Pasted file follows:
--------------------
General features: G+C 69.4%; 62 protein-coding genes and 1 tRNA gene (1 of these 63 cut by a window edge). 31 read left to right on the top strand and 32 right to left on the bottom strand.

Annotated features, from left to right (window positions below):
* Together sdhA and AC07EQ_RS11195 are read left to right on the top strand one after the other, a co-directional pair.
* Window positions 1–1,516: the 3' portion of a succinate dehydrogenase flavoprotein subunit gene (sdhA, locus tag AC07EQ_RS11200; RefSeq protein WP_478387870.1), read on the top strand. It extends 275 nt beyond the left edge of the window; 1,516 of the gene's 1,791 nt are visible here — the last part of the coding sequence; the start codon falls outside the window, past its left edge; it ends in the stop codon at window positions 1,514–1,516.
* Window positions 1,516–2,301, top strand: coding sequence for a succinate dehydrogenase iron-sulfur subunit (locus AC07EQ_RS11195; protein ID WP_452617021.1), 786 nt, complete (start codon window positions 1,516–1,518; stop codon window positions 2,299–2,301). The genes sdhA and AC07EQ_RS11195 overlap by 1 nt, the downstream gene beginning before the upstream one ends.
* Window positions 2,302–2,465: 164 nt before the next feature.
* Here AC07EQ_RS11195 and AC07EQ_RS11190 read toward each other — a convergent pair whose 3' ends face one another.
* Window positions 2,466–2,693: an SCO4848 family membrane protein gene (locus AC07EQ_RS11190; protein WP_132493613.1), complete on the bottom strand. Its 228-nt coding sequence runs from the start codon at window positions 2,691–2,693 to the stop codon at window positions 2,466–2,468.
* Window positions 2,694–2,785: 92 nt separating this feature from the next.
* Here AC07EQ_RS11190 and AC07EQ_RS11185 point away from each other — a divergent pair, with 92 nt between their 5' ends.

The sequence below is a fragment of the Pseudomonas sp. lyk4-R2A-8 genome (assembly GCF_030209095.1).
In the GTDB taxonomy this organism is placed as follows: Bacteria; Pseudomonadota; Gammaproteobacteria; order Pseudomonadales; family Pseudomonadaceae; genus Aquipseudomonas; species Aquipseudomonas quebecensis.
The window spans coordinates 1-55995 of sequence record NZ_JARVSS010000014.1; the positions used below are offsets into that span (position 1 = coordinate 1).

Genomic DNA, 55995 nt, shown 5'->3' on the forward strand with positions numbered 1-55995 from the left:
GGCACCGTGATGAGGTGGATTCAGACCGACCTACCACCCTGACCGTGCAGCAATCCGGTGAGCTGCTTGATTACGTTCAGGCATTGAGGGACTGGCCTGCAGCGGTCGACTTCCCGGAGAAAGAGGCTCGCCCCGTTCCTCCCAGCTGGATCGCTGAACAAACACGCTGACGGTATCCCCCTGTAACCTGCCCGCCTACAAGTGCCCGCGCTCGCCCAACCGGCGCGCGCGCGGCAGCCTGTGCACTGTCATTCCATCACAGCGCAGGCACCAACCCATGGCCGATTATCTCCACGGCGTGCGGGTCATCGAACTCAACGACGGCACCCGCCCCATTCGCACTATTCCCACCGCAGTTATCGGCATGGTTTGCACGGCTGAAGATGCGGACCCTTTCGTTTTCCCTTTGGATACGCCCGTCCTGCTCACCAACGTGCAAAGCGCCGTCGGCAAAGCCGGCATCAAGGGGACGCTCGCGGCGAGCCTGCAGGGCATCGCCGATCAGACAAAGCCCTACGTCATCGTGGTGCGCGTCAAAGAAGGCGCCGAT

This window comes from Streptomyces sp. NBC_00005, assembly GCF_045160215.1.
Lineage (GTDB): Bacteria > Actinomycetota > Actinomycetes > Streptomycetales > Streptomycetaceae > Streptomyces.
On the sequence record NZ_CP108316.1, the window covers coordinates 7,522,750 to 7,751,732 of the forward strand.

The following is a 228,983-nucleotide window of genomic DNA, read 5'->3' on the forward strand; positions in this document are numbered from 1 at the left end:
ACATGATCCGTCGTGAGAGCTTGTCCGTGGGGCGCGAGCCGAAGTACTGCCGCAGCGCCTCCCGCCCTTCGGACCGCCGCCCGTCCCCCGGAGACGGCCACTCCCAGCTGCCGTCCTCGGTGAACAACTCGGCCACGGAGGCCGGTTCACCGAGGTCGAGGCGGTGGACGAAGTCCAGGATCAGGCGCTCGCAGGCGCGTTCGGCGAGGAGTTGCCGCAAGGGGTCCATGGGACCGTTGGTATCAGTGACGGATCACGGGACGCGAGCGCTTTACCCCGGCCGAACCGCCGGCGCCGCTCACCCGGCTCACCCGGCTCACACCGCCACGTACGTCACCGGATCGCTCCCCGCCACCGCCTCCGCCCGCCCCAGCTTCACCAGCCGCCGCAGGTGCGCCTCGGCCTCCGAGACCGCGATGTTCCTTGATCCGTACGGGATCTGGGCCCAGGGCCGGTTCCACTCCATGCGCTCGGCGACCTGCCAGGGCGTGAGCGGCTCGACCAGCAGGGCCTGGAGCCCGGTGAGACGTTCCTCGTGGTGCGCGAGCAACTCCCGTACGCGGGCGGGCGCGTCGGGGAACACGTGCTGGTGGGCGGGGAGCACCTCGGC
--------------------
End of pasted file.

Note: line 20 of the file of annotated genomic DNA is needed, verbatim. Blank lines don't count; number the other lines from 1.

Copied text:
ACATGATCCGTCGTGAGAGCTTGTCCGTGGGGCGCGAGCCGAAGTACTGCCGCAGCGCCTCCCGCCCTTCGGACCGCCGCCCGTCCCCCGGAGACGGCCACTCCCAGCTGCCGTCCTCGGTGAACAACTCGGCCACGGAGGCCGGTTCACCGAGGTCGAGGCGGTGGACGAAGTCCAGGATCAGGCGCTCGCAGGCGCGTTCGGCGAGGAGTTGCCGCAAGGGGTCCATGGGACCGTTGGTATCAGTGACGGATCACGGGACGCGAGCGCTTTACCCCGGCCGAACCGCCGGCGCCGCTCACCCGGCTCACCCGGCTCACACCGCCACGTACGTCACCGGATCGCTCCCCGCCACCGCCTCCGCCCGCCCCAGCTTCACCAGCCGCCGCAGGTGCGCCTCGGCCTCCGAGACCGCGATGTTCCTTGATCCGTACGGGATCTGGGCCCAGGGCCGGTTCCACTCCATGCGCTCGGCGACCTGCCAGGGCGTGAGCGGCTCGACCAGCAGGGCCTGGAGCCCGGTGAGACGTTCCTCGTGGTGCGCGAGCAACTCCCGTACGCGGGCGGGCGCGTCGGGGAACACGTGCTGGTGGGCGGGGAGCACCTCGGC